BTW I used to have a second Substack - which I briefly tried to monetize early in the pandemic and then closed. I do think 'hook' matters on newsletters - like, what are you providing which is vital and different, or are you just breaking through with force of personality alone? And the Video Game Deep Cuts links newsletter was great, but it didn't really showcase any of my practical insights. And that's what people sign up for.
So the GameDiscoverCo newsletter is naturally growing a lot faster. Because it's info people NEED to know.
Less the newsletter, actually, more the 'what should people pay me for as a consultant after reading the newsletter, how much should I charge, and where should I plug into their organization?' Because 'discovery' isn't really marketing OR content. And working out how much to charge, oi. I'm fairly happy with where I got to, but it's complex and evolving.
Re: 'how did I work out what my services were, how much to charge, etc', there was one consultant in the video game space (Jason Della Rocca) who I talked it through with. But mainly it's a question of - I want to be fair to clients and one thing I decided to do which helped was set a 10-hour minimum for one-off consultations. And then if there are small devs who want my help and it won't get up to that level, I may just exchange some advice emails for free. That helped me not get caught up with a lot of overly small paid transactions.
Yes, there are a lot of those! Something we talk about a lot in games is 'hook'. Here's a good video about it from Ryan Clark: https://www.youtube.com/watch?v=NOb-PdYwkwk
Basically, you really need to think about reach as well as quality. Nowadays you can make a great game and only have 1,000 people buy it. (Which may not work for you monetarily.)
I partially answered this above by linking to some other Substacks I like. Otherwise in the video game space, I really like Axios' new video game newsletter actually - run by Stephen Totilo, who was EIC of Kotaku - with Megan Farokhmanesh.
One thing I didn't talk about much yet - I was the original investor and advisor in an indie game publisher called No More Robots (whose head, Mike, has just been Tweeting Nickelback memes today about grossing $12 million in the last year, haha) so I get to see a lot of behind the scenes stuff of console back-ends, revenues, trends, etc.
So quite a bit of it comes from that. Just practical issues/problems that I've seen from lurking behind the scenes. But also we have quite an active GameDiscoverCo Discord now for paid members and can get ideas from that.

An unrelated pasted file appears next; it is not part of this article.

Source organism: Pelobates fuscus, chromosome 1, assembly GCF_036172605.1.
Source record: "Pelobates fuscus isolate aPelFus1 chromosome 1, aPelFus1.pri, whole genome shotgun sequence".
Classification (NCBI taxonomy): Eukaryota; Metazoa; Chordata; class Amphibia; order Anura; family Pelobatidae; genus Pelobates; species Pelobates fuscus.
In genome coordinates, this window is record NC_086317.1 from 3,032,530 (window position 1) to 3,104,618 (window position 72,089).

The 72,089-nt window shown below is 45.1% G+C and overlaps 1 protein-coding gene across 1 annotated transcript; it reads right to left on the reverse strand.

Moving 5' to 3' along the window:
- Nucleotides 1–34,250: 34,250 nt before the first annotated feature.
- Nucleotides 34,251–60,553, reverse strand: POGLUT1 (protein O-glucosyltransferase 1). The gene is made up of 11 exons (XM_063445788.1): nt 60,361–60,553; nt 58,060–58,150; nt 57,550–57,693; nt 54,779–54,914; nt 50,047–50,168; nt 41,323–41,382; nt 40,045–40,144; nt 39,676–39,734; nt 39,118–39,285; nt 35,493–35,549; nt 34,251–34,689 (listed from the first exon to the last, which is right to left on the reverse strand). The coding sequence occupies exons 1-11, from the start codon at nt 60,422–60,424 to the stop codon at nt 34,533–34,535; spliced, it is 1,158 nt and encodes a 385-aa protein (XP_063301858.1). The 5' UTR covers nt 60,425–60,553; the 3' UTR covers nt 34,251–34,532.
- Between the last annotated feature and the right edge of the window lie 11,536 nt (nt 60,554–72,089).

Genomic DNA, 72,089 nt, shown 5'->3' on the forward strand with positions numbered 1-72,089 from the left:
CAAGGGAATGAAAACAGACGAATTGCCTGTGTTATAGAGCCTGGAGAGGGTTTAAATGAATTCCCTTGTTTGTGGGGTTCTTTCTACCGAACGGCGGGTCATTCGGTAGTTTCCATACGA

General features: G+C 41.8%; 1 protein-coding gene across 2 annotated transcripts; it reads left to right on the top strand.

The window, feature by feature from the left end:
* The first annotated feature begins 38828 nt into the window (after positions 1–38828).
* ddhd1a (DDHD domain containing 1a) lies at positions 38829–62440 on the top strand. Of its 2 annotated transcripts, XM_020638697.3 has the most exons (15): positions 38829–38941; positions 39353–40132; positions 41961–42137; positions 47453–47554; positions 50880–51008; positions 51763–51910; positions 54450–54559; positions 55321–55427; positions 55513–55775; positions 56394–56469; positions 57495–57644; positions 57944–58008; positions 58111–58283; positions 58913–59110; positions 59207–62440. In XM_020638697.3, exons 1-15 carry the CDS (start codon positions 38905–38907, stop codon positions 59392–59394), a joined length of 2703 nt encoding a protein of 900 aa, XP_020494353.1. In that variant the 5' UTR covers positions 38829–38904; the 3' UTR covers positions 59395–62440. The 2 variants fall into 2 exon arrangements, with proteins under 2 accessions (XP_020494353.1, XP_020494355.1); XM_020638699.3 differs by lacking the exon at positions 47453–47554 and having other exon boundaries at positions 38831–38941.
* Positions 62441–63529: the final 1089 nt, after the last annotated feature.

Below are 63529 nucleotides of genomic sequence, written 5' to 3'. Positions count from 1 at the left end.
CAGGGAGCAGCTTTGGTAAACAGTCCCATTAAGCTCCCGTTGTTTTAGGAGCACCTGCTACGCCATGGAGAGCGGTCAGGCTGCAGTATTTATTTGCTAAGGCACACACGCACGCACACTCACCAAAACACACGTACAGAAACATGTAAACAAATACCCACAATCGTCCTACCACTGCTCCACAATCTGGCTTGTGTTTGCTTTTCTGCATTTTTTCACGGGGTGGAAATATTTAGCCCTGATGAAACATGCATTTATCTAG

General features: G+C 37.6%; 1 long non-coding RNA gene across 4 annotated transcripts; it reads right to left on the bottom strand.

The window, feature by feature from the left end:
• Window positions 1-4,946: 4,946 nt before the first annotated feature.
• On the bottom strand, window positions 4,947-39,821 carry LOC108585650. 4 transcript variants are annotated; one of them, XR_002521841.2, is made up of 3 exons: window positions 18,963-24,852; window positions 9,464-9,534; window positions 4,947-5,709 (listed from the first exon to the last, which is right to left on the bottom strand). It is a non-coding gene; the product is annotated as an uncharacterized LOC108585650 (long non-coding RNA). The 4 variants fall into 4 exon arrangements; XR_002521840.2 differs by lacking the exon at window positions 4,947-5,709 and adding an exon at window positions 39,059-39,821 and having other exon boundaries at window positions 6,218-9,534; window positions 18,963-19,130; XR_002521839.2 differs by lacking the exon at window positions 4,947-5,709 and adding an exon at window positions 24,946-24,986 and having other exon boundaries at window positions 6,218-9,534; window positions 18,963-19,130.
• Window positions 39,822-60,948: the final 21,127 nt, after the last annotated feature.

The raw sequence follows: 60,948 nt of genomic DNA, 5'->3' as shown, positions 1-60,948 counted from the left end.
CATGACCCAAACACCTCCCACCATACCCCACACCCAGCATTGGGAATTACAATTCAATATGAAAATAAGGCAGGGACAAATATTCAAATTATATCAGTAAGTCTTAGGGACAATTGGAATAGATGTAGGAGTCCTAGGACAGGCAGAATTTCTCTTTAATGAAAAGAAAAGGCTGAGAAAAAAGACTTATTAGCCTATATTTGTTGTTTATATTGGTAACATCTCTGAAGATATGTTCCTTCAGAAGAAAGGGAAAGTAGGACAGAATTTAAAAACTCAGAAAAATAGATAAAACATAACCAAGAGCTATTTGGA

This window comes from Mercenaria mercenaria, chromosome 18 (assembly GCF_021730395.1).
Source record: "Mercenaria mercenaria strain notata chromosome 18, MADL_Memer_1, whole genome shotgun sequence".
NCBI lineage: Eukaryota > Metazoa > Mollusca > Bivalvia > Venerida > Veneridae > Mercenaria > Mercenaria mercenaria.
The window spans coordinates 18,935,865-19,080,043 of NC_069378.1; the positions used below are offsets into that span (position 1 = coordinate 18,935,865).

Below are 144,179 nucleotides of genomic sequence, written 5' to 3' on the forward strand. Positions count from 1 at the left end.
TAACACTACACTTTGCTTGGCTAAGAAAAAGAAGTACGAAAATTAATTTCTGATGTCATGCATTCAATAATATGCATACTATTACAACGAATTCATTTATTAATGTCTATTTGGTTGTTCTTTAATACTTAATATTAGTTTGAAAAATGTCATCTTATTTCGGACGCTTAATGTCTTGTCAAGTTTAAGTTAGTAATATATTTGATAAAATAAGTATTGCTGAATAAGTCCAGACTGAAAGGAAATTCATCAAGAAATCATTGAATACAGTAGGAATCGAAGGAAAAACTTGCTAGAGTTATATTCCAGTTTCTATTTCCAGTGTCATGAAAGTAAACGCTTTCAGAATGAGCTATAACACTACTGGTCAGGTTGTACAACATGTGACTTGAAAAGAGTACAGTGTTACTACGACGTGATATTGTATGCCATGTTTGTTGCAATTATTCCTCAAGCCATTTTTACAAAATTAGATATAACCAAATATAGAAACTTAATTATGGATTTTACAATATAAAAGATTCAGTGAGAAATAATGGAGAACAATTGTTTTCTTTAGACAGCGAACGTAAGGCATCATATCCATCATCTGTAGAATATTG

And in general I have a very large dummy document with a list of both links but also ideas that I try to line up ahead of time. I particularly try to get transparent third-party data from third parties.
I don't really cover topics in particular looking for consulting clients, but I have a fairly narrow set of folks who are interested in that - generally mid-sized publishers who need to think very hard about which games they sign or other larger strategic issues around discovery. And so a lot of the newsletter is pertinent to them.
The good thing about running the newsletter as I do is that I can be as transparent as possible with data handed to me from 'independent operators' who don't mind showing EVERYTHING behind the scenes, and that's really cool to those people who work in larger companies and aren't allowed to share.
At least for the mobile game market (which I cover less), there's been a lot of stats saying that the market went up significantly during lockdowns. That's also true, I suspect, for larger Games As A Service titles. For regular independent games on PC/console, there was a marginal increase during lockdown but nothing gigantic. (That I saw.) Maybe just because a lot of regular folks' playtime is in F2P and GaaS games.
As for how it impacted me, my previous job until just after the pandemic hit was actually running events like Game Developers Conference and Black Hat, and so my beliefs on how COVID might affect the international events industry was one of the reasons I left my old job and started GameDiscoverCo.
(Don't get me wrong, I think physical events are still important and can be profitable, it's just gonna be a rough market to be in for a while, safety and prediction-wise.)